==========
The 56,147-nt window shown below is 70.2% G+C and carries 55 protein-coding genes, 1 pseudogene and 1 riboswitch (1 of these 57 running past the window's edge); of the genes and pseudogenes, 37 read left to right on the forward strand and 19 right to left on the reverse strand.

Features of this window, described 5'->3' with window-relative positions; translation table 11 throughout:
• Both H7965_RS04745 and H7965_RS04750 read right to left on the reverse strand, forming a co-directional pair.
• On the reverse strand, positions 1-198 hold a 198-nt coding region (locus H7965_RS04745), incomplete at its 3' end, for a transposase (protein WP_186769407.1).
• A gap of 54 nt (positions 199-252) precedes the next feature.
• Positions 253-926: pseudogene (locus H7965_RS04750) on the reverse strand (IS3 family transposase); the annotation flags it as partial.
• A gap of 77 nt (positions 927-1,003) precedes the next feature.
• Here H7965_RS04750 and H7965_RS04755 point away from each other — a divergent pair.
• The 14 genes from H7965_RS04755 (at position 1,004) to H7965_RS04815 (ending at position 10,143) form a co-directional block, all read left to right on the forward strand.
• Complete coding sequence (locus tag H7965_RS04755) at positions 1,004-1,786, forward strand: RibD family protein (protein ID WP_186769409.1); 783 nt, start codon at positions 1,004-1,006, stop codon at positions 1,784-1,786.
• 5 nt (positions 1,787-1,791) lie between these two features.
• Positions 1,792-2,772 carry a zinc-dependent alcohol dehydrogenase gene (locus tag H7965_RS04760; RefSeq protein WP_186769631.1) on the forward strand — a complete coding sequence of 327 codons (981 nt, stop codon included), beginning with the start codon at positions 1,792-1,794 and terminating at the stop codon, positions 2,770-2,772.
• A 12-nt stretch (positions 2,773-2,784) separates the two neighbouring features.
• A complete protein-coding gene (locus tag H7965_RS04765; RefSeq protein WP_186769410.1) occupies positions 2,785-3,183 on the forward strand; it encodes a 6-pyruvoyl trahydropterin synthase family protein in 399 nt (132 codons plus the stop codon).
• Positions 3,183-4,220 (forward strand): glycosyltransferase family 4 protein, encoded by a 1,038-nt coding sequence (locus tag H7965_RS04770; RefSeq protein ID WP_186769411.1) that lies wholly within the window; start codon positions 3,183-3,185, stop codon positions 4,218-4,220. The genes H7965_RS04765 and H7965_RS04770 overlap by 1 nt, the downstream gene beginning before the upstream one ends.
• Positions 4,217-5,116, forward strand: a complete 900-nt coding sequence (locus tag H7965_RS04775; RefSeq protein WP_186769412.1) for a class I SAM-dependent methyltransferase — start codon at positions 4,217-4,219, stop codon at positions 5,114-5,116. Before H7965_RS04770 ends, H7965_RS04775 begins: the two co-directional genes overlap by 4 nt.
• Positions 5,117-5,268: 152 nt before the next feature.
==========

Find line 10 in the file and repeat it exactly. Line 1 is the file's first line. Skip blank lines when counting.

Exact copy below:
• Complete coding sequence (locus tag H7965_RS04755) at positions 1,004-1,786, forward strand: RibD family protein (protein ID WP_186769409.1); 783 nt, start codon at positions 1,004-1,006, stop codon at positions 1,784-1,786.